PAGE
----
Chapter 5


Caught up in a vision by the Holy Spirit, Zephaniah the prophet was permitted to see a dreadful time far in the future. He saw the Day of the Lord—the Time of Jacobs Trouble. Writing about that day, Zephaniah pictured it as a time of wasteness and desolation, darkness and gloominess, wars and great destruction of life and property. A time of trouble—terrible trouble!

14 The great day of Jehovah is near, it is near and hasteth greatly, even the voice of the day of Jehovah; the mighty man crieth there bitterly. 15 That day is a day of wrath, a day of trouble and distress, a day of wasteness and desolation, a day of darkness and gloominess, a day of clouds and thick darkness, 16 a day of the trumpet and alarm, against the fortified cities, and against the high battlements. 17 And I will bring distress upon men, that they shall walk like blind men, because they have sinned against Jehovah; and their blood shall be poured out as dust, and their flesh as dung. 18 Neither their silver nor their gold shall be able to deliver them in the day of Jehovah's wrath; but the whole land shall be devoured by the fire of his jealousy; for he will make an end, yea, a terrible end, of all of them that dwell in the land (Zephaniah 1:14-18).

Jews Commanded to Gather Together Before Time of Jacob's Trouble

Through His servant, Zephaniah, God warns His people of the coming day of trouble and distress. And even as He warns them, He tells them how they can escape that terrible day. Speaking to the generation of Jews living at the very threshold of that time, He commands them, saying:

2 Gather yourselves together, yea gather yourselves, O nation that hath no shame; 2 before the decree bring forth, before the day pass as the chaff, before the fierce day of Jehovah's anger come upon you. 3 Seek ye Jehovah, all ye meek of the earth, that have kept his ordinances; seek righteousness, seek meekness: it may be ye will be hid in the day of Jehovah's anger (Zephaniah 2:1-3).

"O nation that hath no shame, gather yourselves together" cries the prophet of God, addressing his people the Jews. The Hebrew word which is here translated shame also means longing.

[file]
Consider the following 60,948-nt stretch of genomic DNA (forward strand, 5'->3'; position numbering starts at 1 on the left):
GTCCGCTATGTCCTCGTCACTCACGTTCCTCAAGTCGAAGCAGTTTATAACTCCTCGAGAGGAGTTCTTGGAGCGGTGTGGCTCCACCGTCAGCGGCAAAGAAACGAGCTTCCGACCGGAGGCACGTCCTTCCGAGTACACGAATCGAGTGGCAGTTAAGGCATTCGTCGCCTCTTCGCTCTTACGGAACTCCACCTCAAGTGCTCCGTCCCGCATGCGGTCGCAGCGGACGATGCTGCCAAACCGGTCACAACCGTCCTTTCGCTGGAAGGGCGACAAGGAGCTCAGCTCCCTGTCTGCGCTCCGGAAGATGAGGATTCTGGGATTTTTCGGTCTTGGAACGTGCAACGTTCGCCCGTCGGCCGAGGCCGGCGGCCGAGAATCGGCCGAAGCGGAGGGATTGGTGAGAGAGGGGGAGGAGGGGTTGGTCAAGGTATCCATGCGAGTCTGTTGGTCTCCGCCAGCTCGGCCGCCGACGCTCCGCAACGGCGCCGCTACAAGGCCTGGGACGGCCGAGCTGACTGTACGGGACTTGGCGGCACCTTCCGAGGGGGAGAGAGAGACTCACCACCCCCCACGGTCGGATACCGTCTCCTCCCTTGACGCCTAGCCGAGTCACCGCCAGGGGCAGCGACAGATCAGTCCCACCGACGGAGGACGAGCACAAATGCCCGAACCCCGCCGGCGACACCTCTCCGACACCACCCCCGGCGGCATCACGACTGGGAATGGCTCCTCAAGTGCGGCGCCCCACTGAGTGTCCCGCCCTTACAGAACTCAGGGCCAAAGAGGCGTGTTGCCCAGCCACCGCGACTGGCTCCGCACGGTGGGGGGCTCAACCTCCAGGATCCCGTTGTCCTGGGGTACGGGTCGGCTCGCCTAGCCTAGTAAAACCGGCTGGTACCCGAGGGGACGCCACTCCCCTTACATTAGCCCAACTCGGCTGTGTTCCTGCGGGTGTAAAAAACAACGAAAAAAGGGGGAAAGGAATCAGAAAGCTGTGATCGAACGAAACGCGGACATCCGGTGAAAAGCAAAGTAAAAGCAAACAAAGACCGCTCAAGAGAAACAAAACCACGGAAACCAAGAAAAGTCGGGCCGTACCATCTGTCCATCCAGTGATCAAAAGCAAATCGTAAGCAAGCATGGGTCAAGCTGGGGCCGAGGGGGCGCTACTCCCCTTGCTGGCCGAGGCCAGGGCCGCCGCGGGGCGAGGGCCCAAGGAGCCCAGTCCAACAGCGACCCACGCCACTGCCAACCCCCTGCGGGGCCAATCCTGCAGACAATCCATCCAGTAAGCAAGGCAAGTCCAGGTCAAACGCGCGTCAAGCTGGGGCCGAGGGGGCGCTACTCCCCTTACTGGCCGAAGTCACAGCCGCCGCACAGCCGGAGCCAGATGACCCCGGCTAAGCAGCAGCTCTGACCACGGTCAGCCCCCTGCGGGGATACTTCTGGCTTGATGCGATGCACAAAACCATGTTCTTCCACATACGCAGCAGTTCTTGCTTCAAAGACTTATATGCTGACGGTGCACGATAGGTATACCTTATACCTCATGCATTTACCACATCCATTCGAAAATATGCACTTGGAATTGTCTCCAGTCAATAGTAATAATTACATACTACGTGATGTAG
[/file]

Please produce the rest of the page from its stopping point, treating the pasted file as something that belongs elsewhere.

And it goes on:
Why would Zephaniah address his people as a "nation that hath no longing"? Longing for what? The prophet is probably referring to the fact that the Jewish people living in the end days, who are the ones to whom he is speaking, will have lost their longing for God.

It is obvious that very few modern Jews have a true and sincere longing for the things of God. Very few are longing for Messiah to come and end anti-Semitism, bring them into full possession of their land, and settle the problems of the world.

The Command is Being Carried Out

The Jewish people who are returning to the land of Israel under the Zionist movement are doing so in order to build up a national home. They are not gathering together in their homeland out of a longing for God and His Messiah and a desire to do His will.

Although they are not returning to their homeland out of a longing for God and a desire to do His will, God's will is being done. Through Zephaniah, God issued a command to His people to gather themselves together; and, whether they are aware of it or not, His command is being carried out.

Their regathering in the land of Israel is a process. The initial regathering will take place before the Time of Jacob's Trouble. The final regathering will occur afterward.

The initial gathering together¹ of the Jews is to be "before the decree ... before the fierce anger of Jehovah come upon you." In other words, they are to gather together immediately before the Time of Jacob's Trouble begins.

An Invitation to Seek God, Seek Righteousness and Meekness

Zephaniah also gives an invitation to "seek ... Jehovah, all ye meek of the earth, that have kept his ordinances; seek righteousness, seek meekness: it may be ye will be hid in the day of Jehovah's anger." It is clear that the prophet is speaking primarily and directly to the Jews who heed his command to gather together in the land. They are urged to seek Jehovah their God before the decree of seven years—the Time of Jacob's Trouble—starts.

The ones who are urged to seek the Lord are "all ye meek of the earth, that have kept his ordinances." Through Zephaniah, God gives a clear call to the Jews, especially devout, sincere Israelites who are seeking the truth, to seek Him earnestly. They are urged not only to seek Jehovah, but to seek righteousness, seek meekness. God loves righteousness and meekness but resists those who are proud and haughty. A man's pride shall bring him low; But he that is of a lowly spirit shall obtain honor (Proverbs 29:23). God resisteth the proud, but giveth grace to the humble (I Peter 5:5).

How Jew and Gentile Can Seek and Find God, Righteousness and Meekness

How can a Jew seek righteousness? How can a Gentile seek righteousness? How can a Jew or Gentile seek meekness?

According to King David, it is not a normal thing for anyone to seek after God. He said that none is righteous, no, not one.

2 God looked down from heaven upon the children of men, To see if there were any that did understand, That did seek after God. 3 Every one of them is gone back; they are together become filthy; There is none that doeth good, no, not one (Psalm 53:2,3).

The prophet Jeremiah said,
"The heart is deceitful above all things, and it is exceedingly corrupt: who can know it?" (Jeremiah 17:9).